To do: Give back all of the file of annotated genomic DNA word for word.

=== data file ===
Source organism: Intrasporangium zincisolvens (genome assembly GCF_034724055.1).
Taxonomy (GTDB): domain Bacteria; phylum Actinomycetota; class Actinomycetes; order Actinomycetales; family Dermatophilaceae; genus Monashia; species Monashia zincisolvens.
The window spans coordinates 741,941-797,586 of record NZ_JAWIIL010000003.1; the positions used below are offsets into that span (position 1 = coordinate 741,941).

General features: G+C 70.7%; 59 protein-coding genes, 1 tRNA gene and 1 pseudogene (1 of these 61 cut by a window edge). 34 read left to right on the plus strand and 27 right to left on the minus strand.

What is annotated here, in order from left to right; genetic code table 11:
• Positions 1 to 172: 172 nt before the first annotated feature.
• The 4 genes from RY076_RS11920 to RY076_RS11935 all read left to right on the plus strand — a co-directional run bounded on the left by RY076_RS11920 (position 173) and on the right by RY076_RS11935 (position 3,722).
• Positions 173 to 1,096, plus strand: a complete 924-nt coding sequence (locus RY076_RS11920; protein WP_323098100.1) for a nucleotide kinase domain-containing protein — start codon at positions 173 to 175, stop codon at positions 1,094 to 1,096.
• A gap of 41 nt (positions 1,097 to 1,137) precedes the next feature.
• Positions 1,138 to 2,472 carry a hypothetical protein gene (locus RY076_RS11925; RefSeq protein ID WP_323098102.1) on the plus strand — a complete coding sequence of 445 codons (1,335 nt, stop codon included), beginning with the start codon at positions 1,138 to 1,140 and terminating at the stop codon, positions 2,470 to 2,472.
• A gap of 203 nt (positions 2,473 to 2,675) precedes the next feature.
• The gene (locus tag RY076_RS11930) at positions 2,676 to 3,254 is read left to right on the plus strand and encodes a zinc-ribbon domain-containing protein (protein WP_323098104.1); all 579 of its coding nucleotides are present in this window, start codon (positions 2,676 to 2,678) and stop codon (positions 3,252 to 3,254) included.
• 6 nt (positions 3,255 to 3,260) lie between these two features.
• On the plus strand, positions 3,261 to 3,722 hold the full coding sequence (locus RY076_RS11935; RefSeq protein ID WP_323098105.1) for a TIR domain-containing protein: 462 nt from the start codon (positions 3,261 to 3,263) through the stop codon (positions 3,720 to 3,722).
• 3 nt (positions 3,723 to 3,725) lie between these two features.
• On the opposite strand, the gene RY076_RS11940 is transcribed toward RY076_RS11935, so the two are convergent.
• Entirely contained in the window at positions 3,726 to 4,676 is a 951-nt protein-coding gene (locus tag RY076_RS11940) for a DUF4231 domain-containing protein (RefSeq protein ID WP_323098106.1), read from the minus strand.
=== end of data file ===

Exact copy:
Source organism: Intrasporangium zincisolvens (genome assembly GCF_034724055.1).
Taxonomy (GTDB): domain Bacteria; phylum Actinomycetota; class Actinomycetes; order Actinomycetales; family Dermatophilaceae; genus Monashia; species Monashia zincisolvens.
The window spans coordinates 741,941-797,586 of record NZ_JAWIIL010000003.1; the positions used below are offsets into that span (position 1 = coordinate 741,941).

General features: G+C 70.7%; 59 protein-coding genes, 1 tRNA gene and 1 pseudogene (1 of these 61 cut by a window edge). 34 read left to right on the plus strand and 27 right to left on the minus strand.

What is annotated here, in order from left to right; genetic code table 11:
• Positions 1 to 172: 172 nt before the first annotated feature.
• The 4 genes from RY076_RS11920 to RY076_RS11935 all read left to right on the plus strand — a co-directional run bounded on the left by RY076_RS11920 (position 173) and on the right by RY076_RS11935 (position 3,722).
• Positions 173 to 1,096, plus strand: a complete 924-nt coding sequence (locus RY076_RS11920; protein WP_323098100.1) for a nucleotide kinase domain-containing protein — start codon at positions 173 to 175, stop codon at positions 1,094 to 1,096.
• A gap of 41 nt (positions 1,097 to 1,137) precedes the next feature.
• Positions 1,138 to 2,472 carry a hypothetical protein gene (locus RY076_RS11925; RefSeq protein ID WP_323098102.1) on the plus strand — a complete coding sequence of 445 codons (1,335 nt, stop codon included), beginning with the start codon at positions 1,138 to 1,140 and terminating at the stop codon, positions 2,470 to 2,472.
• A gap of 203 nt (positions 2,473 to 2,675) precedes the next feature.
• The gene (locus tag RY076_RS11930) at positions 2,676 to 3,254 is read left to right on the plus strand and encodes a zinc-ribbon domain-containing protein (protein WP_323098104.1); all 579 of its coding nucleotides are present in this window, start codon (positions 2,676 to 2,678) and stop codon (positions 3,252 to 3,254) included.
• 6 nt (positions 3,255 to 3,260) lie between these two features.
• On the plus strand, positions 3,261 to 3,722 hold the full coding sequence (locus RY076_RS11935; RefSeq protein ID WP_323098105.1) for a TIR domain-containing protein: 462 nt from the start codon (positions 3,261 to 3,263) through the stop codon (positions 3,720 to 3,722).
• 3 nt (positions 3,723 to 3,725) lie between these two features.
• On the opposite strand, the gene RY076_RS11940 is transcribed toward RY076_RS11935, so the two are convergent.
• Entirely contained in the window at positions 3,726 to 4,676 is a 951-nt protein-coding gene (locus tag RY076_RS11940) for a DUF4231 domain-containing protein (RefSeq protein ID WP_323098106.1), read from the minus strand.